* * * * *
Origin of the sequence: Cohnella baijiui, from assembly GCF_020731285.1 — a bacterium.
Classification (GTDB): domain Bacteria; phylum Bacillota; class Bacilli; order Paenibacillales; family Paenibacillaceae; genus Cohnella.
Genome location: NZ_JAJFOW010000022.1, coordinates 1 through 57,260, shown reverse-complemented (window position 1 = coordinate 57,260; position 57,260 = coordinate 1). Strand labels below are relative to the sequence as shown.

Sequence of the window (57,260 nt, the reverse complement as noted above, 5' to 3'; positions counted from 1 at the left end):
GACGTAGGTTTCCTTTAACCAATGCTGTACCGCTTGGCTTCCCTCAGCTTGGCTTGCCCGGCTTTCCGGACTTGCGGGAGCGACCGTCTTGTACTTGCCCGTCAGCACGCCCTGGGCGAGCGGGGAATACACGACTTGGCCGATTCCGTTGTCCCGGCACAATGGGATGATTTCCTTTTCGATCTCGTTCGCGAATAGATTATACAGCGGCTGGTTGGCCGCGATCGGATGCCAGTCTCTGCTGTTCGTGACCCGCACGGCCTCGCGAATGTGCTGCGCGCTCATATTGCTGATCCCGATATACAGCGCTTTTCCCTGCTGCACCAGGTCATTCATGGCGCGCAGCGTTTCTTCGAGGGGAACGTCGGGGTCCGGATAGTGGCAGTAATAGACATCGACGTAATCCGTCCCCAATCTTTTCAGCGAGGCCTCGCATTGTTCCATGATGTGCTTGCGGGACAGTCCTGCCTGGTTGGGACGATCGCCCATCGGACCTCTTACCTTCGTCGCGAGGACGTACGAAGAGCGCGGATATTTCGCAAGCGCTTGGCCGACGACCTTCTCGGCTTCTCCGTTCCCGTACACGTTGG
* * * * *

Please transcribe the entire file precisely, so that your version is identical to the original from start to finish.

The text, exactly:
Origin of the sequence: Cohnella baijiui, from assembly GCF_020731285.1 — a bacterium.
Classification (GTDB): domain Bacteria; phylum Bacillota; class Bacilli; order Paenibacillales; family Paenibacillaceae; genus Cohnella.
Genome location: NZ_JAJFOW010000022.1, coordinates 1 through 57,260, shown reverse-complemented (window position 1 = coordinate 57,260; position 57,260 = coordinate 1). Strand labels below are relative to the sequence as shown.

Sequence of the window (57,260 nt, the reverse complement as noted above, 5' to 3'; positions counted from 1 at the left end):
GACGTAGGTTTCCTTTAACCAATGCTGTACCGCTTGGCTTCCCTCAGCTTGGCTTGCCCGGCTTTCCGGACTTGCGGGAGCGACCGTCTTGTACTTGCCCGTCAGCACGCCCTGGGCGAGCGGGGAATACACGACTTGGCCGATTCCGTTGTCCCGGCACAATGGGATGATTTCCTTTTCGATCTCGTTCGCGAATAGATTATACAGCGGCTGGTTGGCCGCGATCGGATGCCAGTCTCTGCTGTTCGTGACCCGCACGGCCTCGCGAATGTGCTGCGCGCTCATATTGCTGATCCCGATATACAGCGCTTTTCCCTGCTGCACCAGGTCATTCATGGCGCGCAGCGTTTCTTCGAGGGGAACGTCGGGGTCCGGATAGTGGCAGTAATAGACATCGACGTAATCCGTCCCCAATCTTTTCAGCGAGGCCTCGCATTGTTCCATGATGTGCTTGCGGGACAGTCCTGCCTGGTTGGGACGATCGCCCATCGGACCTCTTACCTTCGTCGCGAGGACGTACGAAGAGCGCGGATATTTCGCAAGCGCTTGGCCGACGACCTTCTCGGCTTCTCCGTTCCCGTACACGTTGG